Bailouts for the Big, Natural Selection for the Small
A recent Crain’s Detroit Business article left me shaking my head at the “Detroit 3”. It seems that after receiving government help, they are not so interested in working with the struggling suppliers beneath them. Here’s a quote from the story in the July 27th issue of Crain’s:
“Frightened by the ailing health of their supply base, the Detroit 3 are culling the herd by yanking business from the sick and weak and giving it to bigger, stronger rivals.”
As an involuntary shareholder of two-thirds of the “Detroit 3”, I seem to recall them being sick and weak – and particularly in the case of GM – near death, begging for assistance in the form of loans & time. Their customers (taxpayers) did not “yank” their business and run to “stronger rivals”. Funny how the outlook changes when the shoe is on the other foot. I also remember a relevant Biblical parable on this very subject. . .
Now I’m not suggesting that we prop up every company that’s weak, or that struggling suppliers are not a legitimate risk to the continued flow of parts. They are. But “The 3” just got done begging the taxpayers for help (which they received), and now they’re going to start “yanking business” from suppliers who are weak? Any ideas on what made the suppliers weak? And it’s not like the supply base is begging “The 3” for loans; they just need their contracts left in place, and their invoices paid.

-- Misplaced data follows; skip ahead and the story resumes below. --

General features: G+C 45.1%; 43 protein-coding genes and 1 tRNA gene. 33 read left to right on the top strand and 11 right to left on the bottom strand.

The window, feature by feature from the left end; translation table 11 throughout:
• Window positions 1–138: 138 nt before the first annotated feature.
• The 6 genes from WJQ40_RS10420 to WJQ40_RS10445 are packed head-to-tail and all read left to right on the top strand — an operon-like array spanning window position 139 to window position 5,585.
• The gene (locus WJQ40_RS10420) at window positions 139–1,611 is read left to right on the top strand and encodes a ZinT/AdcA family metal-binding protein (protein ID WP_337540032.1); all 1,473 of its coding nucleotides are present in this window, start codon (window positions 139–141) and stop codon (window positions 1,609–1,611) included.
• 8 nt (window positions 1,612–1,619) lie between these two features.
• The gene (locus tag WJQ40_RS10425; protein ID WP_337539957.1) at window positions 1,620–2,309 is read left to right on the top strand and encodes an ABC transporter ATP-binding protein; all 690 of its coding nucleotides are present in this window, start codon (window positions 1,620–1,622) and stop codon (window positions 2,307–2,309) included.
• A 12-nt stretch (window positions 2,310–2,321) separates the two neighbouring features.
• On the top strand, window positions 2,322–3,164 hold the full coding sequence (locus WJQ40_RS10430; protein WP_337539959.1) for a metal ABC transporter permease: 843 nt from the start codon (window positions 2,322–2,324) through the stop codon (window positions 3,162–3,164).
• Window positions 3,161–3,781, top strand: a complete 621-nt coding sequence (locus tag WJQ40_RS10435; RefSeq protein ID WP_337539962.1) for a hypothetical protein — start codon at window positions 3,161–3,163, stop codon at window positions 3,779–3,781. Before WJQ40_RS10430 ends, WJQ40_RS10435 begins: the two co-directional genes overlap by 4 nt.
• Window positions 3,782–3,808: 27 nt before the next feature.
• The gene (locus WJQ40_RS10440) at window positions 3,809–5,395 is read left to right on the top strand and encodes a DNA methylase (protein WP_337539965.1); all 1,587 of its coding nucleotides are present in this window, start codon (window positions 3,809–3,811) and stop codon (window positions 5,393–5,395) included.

I expect that we’re about to head back into the cyclical routine where one or more of “The 3” demand enormous cost reductions in concert with the usual lip service promising a new era of “partnering with suppliers”. This is code for, “We’re going to beat your price down even further because you’re our partner. . . that is, until you go bankrupt, at which point we’ll find a new partner. Probably in another country.”
While we’re discussing bailouts, check out these two items How much is a trillion dollars and National Debt Clock to put the bailouts and our national debt in perspective. It’s frightening.
Also of interest, be sure to take a look at the “What’s Happening” section for the latest news including our brand new Executive Briefing Warning: SLOW Growth Ahead. This is a terrific resource available for FREE.